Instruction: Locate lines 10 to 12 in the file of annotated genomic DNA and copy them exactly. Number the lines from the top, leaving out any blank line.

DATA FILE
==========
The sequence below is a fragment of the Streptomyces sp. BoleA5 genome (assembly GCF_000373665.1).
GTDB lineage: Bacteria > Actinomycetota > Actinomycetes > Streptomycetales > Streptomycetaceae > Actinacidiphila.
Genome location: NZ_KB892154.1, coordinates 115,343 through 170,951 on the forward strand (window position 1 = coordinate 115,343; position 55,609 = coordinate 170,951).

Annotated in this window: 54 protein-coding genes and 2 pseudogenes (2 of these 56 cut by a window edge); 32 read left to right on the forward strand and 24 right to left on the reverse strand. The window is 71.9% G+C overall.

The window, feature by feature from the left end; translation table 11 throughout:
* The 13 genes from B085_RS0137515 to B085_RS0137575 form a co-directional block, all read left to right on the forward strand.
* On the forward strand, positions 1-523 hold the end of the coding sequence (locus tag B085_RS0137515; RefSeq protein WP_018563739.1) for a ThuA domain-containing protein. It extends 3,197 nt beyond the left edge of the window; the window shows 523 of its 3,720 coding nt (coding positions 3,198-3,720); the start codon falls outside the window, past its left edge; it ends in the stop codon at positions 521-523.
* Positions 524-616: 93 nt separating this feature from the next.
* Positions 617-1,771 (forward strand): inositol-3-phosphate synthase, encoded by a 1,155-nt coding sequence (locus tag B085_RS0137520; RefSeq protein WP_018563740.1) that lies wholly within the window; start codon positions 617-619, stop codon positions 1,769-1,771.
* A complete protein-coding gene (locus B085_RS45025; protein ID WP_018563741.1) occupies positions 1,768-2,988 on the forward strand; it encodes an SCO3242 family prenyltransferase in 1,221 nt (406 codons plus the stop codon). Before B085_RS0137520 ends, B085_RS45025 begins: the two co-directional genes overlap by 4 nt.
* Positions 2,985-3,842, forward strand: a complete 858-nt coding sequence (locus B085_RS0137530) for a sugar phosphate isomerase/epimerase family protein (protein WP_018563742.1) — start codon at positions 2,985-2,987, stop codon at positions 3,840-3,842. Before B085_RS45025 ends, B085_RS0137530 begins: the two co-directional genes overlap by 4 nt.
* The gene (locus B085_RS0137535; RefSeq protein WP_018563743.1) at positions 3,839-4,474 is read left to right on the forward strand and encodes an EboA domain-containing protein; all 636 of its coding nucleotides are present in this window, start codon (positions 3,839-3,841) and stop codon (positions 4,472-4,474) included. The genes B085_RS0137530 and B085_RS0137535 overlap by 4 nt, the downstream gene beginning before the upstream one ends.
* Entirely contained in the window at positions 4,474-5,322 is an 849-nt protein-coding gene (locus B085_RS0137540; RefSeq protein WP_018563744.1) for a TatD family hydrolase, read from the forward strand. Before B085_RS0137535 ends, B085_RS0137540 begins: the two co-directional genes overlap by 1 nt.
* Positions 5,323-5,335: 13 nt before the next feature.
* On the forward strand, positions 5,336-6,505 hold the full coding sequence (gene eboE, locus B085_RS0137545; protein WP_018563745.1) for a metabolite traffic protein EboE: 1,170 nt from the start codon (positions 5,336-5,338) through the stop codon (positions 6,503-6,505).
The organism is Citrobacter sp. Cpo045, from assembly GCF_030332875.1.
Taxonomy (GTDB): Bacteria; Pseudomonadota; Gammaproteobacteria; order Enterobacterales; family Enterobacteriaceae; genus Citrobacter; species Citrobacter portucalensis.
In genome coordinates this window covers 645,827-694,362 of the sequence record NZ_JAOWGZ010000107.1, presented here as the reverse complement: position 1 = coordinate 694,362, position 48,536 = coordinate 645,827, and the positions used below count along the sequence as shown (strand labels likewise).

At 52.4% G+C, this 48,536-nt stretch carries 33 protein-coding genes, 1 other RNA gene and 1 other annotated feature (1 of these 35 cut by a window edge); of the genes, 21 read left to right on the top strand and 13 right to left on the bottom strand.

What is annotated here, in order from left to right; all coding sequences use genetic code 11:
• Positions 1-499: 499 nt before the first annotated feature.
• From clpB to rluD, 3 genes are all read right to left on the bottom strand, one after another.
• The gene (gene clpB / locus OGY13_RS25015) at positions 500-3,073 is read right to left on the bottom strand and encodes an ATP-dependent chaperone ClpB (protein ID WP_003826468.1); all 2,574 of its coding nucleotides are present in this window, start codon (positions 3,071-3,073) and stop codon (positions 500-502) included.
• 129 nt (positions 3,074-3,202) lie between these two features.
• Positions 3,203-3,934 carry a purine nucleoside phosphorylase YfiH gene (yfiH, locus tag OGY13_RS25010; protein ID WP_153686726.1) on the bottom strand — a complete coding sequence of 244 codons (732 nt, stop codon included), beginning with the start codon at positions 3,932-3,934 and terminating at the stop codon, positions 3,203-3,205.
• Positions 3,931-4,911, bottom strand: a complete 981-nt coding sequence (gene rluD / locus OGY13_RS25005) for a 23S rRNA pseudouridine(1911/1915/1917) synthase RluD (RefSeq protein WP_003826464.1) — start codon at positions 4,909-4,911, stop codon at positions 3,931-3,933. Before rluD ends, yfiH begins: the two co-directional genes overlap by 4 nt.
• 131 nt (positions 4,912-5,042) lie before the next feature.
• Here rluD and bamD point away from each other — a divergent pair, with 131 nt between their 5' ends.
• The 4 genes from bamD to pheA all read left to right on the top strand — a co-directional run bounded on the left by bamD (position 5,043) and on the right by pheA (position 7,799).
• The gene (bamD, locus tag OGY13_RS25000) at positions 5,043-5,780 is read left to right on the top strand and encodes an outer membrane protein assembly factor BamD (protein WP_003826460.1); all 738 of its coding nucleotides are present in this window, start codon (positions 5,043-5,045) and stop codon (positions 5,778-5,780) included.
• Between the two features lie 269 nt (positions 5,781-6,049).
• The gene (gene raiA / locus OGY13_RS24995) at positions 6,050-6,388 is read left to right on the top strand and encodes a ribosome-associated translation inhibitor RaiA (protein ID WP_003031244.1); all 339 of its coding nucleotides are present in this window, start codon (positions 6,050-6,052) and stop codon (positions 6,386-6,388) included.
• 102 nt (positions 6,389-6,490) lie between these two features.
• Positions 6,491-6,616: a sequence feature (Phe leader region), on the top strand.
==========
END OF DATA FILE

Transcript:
* A complete protein-coding gene (locus B085_RS45025; protein ID WP_018563741.1) occupies positions 1,768-2,988 on the forward strand; it encodes an SCO3242 family prenyltransferase in 1,221 nt (406 codons plus the stop codon). Before B085_RS0137520 ends, B085_RS45025 begins: the two co-directional genes overlap by 4 nt.
* Positions 2,985-3,842, forward strand: a complete 858-nt coding sequence (locus B085_RS0137530) for a sugar phosphate isomerase/epimerase family protein (protein WP_018563742.1) — start codon at positions 2,985-2,987, stop codon at positions 3,840-3,842. Before B085_RS45025 ends, B085_RS0137530 begins: the two co-directional genes overlap by 4 nt.
* The gene (locus B085_RS0137535; RefSeq protein WP_018563743.1) at positions 3,839-4,474 is read left to right on the forward strand and encodes an EboA domain-containing protein; all 636 of its coding nucleotides are present in this window, start codon (positions 3,839-3,841) and stop codon (positions 4,472-4,474) included. The genes B085_RS0137530 and B085_RS0137535 overlap by 4 nt, the downstream gene beginning before the upstream one ends.